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5 - A THEORY OF IRREGULAR WAR II

CONTROL

Published online by Cambridge University Press:  05 June 2012

Stathis N. Kalyvas
Affiliation:
Yale University, Connecticut
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Summary

Non, décidément, on ne tue pas les mouches à coups de marteau (We definitely don't kill flies with hammers).

Lieutenant Colonel Bigeard, French army, Algeria

This is a political war and it calls for discrimination in killing. The best weapon for killing would be a knife, but I'm afraid we can't do it that way. The worst is an airplane. The next worst is artillery. Barring a knife, the best is a rifle – you know who you're killing.

John Paul Vann, U.S. adviser in Vietnam

This chapter analyzes the relation between collaboration and control and argues that military resources generally trump the population's prewar political and social preferences in spawning control. In turn, control has a decisive impact on the population's collaboration with a political actor. However, the amount of military resources required for the imposition of full and permanent control in a country torn by civil war is enormous and, therefore, typically lacking. This places a premium on the effective use of violence as a key instrument for establishing and maintaining control – and thus for generating collaboration and deterring defection; in turn, effective violence requires discrimination.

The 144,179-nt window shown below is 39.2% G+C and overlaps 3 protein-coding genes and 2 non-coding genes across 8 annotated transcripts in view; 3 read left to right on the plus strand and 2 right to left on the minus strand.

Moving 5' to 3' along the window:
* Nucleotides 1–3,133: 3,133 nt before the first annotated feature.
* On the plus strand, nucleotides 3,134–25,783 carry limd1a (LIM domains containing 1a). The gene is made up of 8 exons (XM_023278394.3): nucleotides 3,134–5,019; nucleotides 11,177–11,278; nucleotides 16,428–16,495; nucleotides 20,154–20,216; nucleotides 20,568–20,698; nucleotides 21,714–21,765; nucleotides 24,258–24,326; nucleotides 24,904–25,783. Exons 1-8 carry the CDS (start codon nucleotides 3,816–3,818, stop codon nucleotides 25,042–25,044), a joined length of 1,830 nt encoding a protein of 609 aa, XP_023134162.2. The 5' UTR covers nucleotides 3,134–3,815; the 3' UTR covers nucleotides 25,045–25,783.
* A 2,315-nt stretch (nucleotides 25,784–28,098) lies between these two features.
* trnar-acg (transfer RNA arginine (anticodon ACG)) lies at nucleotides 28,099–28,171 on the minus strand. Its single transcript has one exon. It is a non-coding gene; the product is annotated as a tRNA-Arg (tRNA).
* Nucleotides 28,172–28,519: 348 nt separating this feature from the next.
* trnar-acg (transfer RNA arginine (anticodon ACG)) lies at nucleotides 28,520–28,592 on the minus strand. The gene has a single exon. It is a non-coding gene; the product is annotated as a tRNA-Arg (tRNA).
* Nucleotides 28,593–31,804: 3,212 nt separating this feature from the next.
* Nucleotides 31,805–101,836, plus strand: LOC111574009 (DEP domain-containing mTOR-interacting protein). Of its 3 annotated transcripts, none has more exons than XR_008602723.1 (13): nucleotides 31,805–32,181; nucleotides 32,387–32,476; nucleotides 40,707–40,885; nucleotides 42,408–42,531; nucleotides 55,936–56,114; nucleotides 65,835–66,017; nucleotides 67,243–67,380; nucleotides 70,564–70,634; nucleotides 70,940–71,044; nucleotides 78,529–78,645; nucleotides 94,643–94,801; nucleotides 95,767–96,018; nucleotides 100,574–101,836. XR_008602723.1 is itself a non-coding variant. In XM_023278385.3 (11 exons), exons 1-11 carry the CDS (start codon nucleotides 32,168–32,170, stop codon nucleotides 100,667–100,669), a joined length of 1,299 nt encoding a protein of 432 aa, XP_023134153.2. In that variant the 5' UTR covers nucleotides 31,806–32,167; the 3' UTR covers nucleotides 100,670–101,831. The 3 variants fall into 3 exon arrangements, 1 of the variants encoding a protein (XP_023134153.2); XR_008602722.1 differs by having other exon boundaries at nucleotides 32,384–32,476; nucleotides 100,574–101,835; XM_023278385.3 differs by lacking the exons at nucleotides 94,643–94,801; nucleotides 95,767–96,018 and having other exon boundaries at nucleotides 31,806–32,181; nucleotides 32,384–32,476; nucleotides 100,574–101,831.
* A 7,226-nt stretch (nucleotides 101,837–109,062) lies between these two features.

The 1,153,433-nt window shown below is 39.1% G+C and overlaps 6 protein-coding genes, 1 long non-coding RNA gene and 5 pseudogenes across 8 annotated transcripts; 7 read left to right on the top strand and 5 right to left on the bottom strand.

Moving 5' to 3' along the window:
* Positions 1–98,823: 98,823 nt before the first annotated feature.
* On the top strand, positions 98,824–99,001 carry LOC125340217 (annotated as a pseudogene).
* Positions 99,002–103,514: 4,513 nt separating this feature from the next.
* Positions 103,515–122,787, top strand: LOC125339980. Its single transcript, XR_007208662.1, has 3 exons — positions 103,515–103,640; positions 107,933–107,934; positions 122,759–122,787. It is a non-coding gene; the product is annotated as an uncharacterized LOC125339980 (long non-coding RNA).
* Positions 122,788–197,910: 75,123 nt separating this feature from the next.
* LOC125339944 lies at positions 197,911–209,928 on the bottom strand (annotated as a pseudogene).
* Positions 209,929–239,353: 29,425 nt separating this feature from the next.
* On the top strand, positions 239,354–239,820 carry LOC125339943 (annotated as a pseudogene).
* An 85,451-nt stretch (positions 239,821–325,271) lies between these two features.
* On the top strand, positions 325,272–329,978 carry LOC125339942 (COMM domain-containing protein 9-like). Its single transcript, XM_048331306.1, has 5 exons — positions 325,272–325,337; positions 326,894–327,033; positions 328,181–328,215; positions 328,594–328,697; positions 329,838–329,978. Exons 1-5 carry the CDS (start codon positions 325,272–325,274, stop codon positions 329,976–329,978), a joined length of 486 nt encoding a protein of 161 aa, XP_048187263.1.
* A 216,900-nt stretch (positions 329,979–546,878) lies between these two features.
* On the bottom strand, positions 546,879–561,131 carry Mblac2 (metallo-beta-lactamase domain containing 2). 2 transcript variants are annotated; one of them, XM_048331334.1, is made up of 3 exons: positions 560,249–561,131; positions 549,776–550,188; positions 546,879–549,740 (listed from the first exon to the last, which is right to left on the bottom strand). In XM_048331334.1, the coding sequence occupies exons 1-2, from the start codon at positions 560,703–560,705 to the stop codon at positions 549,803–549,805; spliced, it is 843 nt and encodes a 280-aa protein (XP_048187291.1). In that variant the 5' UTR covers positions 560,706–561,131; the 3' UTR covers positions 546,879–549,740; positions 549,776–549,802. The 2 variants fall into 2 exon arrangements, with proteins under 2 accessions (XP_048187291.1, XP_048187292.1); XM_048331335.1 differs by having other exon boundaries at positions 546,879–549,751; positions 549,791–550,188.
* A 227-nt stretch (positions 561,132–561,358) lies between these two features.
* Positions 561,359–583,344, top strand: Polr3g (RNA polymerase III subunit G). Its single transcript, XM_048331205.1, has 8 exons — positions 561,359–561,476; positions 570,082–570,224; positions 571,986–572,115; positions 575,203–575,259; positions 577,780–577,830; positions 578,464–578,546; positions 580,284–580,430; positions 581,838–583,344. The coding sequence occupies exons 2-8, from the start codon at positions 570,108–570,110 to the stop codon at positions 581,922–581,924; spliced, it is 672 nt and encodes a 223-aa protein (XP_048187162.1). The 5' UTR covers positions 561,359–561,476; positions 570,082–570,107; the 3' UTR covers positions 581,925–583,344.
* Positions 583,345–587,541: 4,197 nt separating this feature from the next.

THE ALLOCATION OF COLLABORATION

A robust empirical observation is that the allocation of collaboration among belligerents is closely related to the distribution of control, that is, the extent to which actors are able to establish exclusive rule on a territory.

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Publisher: Cambridge University Press
Print publication year: 2006

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